We all need regular physical activity to get and stay fit and improve our health. Ideally, your fitness regimen includes aerobic and muscle-strengthening activities. Exercises that promote balance and flexibility are helpful too. But ask yourself: Is the effort you put into your preferred activity paying off? The year’s top fitness trends might just reenergize your workout and motivate you to fine-tune your personal fitness goals.
The American College of Sports Medicine’s annual survey of fitness professionals, which identifies the top trends in fitness, offers plenty of inspiration. Tried-and-true types of training are up in the rankings. This includes using your own body weight or free weights to work your muscles. (Pull-ups and bicep curls, anyone?)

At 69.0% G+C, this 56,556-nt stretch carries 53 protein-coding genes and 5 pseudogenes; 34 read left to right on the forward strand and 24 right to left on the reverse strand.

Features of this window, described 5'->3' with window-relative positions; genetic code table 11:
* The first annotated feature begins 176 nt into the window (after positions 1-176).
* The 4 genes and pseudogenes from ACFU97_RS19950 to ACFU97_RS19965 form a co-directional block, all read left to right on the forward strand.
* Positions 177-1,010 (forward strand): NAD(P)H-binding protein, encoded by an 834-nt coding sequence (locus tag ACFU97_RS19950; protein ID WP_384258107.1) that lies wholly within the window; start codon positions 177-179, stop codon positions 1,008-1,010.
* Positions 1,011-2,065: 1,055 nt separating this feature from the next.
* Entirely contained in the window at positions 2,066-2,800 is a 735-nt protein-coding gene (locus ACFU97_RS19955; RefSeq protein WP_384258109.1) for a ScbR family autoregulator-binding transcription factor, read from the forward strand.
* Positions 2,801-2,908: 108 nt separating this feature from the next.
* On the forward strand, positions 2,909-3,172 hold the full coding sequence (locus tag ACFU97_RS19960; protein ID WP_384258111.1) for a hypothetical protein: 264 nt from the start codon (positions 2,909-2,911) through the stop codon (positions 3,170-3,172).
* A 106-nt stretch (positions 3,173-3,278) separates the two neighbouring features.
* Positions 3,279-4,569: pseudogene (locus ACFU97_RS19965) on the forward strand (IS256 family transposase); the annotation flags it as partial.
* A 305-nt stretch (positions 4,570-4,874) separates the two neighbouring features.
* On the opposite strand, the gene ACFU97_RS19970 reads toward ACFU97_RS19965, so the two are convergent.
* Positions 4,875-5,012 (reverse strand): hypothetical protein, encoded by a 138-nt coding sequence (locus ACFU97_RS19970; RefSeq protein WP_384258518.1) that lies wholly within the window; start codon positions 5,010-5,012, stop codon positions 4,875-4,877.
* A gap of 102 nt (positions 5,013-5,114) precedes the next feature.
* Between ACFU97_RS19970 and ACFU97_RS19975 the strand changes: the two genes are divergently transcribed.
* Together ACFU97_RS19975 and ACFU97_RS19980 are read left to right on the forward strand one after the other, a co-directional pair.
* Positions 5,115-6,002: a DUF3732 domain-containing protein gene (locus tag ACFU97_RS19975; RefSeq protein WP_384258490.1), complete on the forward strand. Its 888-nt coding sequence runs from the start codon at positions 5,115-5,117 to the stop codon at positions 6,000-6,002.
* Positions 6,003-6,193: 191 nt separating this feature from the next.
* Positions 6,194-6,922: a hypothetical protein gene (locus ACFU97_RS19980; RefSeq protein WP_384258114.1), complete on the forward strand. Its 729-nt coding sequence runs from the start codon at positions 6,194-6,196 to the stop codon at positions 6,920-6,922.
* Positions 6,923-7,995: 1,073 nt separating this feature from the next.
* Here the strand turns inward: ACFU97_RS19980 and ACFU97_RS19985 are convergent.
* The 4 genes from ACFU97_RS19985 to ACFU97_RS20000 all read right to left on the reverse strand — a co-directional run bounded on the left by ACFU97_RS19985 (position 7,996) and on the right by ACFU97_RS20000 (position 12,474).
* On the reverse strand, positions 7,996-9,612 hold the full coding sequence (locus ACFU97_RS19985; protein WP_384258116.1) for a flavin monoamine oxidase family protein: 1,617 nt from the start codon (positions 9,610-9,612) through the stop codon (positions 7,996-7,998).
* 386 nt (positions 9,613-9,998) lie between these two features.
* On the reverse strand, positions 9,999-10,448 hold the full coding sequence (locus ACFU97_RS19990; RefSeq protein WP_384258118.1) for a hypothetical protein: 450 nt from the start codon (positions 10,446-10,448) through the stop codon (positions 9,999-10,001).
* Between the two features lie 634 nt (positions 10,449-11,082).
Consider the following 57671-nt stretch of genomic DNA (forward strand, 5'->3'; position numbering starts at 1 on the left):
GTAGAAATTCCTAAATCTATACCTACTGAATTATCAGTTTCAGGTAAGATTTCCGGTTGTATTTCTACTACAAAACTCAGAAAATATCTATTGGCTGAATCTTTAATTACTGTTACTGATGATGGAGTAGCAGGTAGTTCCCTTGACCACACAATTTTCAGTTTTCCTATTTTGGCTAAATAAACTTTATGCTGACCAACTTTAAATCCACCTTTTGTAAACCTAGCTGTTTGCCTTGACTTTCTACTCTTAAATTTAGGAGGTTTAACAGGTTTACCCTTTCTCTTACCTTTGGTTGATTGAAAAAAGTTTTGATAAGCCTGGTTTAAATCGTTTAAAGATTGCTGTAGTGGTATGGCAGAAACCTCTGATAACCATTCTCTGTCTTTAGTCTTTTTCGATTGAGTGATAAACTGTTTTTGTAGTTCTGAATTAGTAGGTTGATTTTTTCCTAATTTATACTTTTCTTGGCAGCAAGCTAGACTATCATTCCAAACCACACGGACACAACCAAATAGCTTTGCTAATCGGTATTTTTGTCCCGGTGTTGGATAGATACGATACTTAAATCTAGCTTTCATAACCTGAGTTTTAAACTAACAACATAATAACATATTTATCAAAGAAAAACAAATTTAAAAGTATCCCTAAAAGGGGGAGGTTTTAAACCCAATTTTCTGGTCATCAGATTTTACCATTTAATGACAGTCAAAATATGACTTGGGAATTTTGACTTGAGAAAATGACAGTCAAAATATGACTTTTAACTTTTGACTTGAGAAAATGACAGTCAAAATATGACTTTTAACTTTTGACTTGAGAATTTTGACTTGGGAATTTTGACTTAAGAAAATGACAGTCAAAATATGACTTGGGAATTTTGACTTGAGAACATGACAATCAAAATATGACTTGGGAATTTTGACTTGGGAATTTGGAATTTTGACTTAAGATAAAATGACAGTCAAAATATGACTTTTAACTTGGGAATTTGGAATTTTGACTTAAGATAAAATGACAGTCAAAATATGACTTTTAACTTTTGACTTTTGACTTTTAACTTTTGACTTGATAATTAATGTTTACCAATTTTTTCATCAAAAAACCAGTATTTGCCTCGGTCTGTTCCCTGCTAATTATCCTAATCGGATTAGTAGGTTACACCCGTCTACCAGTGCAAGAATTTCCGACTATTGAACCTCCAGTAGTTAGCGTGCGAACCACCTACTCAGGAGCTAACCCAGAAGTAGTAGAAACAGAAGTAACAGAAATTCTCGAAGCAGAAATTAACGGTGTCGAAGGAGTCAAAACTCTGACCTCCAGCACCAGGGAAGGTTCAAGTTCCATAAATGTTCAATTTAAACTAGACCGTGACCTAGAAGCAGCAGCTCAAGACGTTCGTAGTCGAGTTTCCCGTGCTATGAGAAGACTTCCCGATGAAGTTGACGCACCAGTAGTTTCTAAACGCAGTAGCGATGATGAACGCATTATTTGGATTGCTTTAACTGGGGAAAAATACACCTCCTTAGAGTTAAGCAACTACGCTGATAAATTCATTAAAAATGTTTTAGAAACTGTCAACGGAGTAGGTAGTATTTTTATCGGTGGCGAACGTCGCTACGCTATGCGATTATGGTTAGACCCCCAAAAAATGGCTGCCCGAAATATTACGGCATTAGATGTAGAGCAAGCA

“Exercise is medicine—it’s vital for health and fitness,” says Julia L. Iafrate, DO, an NYU Langone sports medicine physician and orthopedic specialist. “Not only does a well-rounded fitness plan improve your overall cardiovascular health, but you reduce the likelihood of injury down the road by building your muscle strength and stability and enhancing your range of motion.”
Here’s how can you can incorporate the year’s top fitness trends into your own exercise routine.
Goal: Track Your Performance
From smart watches and rings to heart rate monitors and GPS trackers, wearable technology is the year’s number one fitness trend. “Today’s generation of gadgets can give you a holistic picture of your health, including how well-rested you are,” says Dr. Iafrate.